IMO 2020: Worldwide Scrubber washwater restrictions (update Dec. 2019)


( The IMO considers exhaust gas scrubbers to be an acceptable means of reducing vessels’ sulphur emissions and ensuring compliance with MARPOL Annex VI.  A separate guideline, Resolution MEPC.259(68), specifies the requirements for the verification, testing, survey and certification of scrubber systems and sets out the criteria for discharging scrubber washwater into the sea.

However, some coastal states and ports have implemented local regulations with more stringent requirements that restrict or completely prohibit the discharge of washwater from open loop scrubbers or prohibit the use of scrubbers. We are currently aware of the following regions/states/ports with local regulations that have an effect on the discharge of exhaust gas scrubber washwater, although the list should not be considered as complete. As discussed in the past, these restrictions were listed in this article.



South Africa


In marine notice no. 08 of 2019 South Africa has indicated that it accepts all types of approved scrubbers including open loop scrubbers as long as the IMO discharge criteria set out in Resolution MEPC.259(68) is met.





Use of open loop scrubbers is not permitted. Environmental Policy for Ships states: “Washwater and residue from the EGCS shall be not disposed of in Bermuda or discharged into Bermuda’s waters but shall be stored on board the ship until outside of Bermuda’s waters”. If a vessel has to use closed loop scrubber in territorial waters of Bermuda, permission needs to be sought from the authorities.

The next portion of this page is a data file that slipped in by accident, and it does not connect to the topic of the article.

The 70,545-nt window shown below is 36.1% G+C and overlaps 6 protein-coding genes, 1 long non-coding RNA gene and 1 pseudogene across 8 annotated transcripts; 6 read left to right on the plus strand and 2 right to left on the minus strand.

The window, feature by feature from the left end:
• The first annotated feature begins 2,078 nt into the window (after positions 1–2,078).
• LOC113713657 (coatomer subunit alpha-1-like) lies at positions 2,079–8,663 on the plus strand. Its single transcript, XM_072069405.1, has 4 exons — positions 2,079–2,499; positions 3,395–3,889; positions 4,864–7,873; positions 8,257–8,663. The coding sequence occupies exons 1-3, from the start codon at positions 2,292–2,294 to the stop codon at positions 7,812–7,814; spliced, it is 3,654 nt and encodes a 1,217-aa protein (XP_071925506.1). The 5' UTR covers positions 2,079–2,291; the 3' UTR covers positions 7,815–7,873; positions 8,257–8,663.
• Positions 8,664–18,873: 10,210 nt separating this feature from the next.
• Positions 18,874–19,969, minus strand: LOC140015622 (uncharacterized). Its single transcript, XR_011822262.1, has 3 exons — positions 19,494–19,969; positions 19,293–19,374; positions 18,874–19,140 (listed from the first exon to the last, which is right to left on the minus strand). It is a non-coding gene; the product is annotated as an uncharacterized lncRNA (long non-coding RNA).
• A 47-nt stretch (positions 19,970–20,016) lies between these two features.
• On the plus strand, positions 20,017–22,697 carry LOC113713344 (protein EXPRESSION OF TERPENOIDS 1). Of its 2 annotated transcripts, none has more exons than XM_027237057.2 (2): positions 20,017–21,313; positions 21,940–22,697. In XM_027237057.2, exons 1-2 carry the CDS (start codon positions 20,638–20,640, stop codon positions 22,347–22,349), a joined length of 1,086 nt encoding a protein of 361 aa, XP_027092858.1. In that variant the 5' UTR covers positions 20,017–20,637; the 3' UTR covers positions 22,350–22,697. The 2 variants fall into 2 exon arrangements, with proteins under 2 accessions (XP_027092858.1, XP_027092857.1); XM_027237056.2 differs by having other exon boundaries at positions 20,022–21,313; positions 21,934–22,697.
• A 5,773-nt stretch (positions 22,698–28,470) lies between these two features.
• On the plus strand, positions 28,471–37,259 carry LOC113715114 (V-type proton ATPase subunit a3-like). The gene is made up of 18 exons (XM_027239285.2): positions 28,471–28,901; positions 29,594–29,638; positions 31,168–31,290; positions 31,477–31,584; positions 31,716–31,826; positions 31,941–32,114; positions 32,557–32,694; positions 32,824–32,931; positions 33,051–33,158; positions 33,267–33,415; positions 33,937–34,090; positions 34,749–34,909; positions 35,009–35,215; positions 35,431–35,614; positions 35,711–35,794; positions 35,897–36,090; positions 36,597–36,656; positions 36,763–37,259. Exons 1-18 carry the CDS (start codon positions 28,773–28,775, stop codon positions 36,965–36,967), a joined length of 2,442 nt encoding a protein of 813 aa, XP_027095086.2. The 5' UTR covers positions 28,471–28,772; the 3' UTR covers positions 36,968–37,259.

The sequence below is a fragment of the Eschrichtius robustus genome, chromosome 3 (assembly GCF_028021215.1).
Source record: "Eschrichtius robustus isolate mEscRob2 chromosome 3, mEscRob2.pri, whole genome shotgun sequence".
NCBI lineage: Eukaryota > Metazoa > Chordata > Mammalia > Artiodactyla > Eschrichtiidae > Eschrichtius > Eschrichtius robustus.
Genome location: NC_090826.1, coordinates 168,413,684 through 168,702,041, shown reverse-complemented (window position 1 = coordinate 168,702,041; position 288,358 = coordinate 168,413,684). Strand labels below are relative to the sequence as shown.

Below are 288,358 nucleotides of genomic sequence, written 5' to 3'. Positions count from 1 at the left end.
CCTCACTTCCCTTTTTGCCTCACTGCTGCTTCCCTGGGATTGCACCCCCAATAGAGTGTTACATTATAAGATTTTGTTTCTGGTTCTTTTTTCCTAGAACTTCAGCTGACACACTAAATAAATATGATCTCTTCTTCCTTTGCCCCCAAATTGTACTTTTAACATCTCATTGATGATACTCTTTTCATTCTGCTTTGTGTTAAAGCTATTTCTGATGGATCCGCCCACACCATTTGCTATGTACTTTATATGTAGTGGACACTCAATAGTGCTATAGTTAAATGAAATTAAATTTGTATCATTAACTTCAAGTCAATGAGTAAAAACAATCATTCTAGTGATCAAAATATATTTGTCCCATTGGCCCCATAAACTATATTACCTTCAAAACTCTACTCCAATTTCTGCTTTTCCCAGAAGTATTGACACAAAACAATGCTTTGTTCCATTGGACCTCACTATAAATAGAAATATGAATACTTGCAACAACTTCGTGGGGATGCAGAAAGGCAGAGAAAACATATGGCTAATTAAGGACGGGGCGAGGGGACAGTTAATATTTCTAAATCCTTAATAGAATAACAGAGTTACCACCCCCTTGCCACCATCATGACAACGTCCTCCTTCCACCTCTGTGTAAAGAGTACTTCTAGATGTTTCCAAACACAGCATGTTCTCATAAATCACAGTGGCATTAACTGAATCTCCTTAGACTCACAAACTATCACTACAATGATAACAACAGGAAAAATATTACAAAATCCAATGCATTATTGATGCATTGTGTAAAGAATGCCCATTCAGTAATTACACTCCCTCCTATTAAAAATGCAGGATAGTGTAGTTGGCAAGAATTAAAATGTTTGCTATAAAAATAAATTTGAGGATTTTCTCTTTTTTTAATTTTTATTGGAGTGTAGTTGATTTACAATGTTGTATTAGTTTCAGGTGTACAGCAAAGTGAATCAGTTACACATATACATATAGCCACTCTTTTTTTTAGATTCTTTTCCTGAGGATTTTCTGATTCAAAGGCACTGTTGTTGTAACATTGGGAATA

Notice to Shipping No. 01 of 2019 states that discharging EGCS washwater into bodies of water under the responsibility of Panama Canal is not permitted. Use of closed loop systems is permitted.




Hawaii: Conditional section 401 WQC (Water Quality Certification) as mentioned in section 6.7 of 2013 VGP allows for discharge of washwater subject to certain requirements being fulfilled. These requirements can be found in the same section.
Connecticut: Connecticut has laid down specific conditions as part of the 2013 Vessel General Permit (VGP) requirements. In accordance with section 6.5.9[UK1]  of the 2013 VGP, discharge of exhaust gas scrubber washwater into Connecticut waters from any vessel covered under the VGP is prohibited. Please see CGS section 22a-427, and Connecticut Water Quality Standards (CT WQS).
California: The CARB OGV (California Air Resource Board for Ocean Going Vessels) regulations do not permit the use of abatement technologies such as scrubbers, hence their use as well as any discharge of washwater is prohibited. Vessel discharge regulations for Port of Long Beach also state that it is prohibited to discharge washwater from scrubbers in port waters. However, pursuant to CARB’s Marine Notice 2017-1 discharge is permitted if the vessel has an experimental or temporary research permit.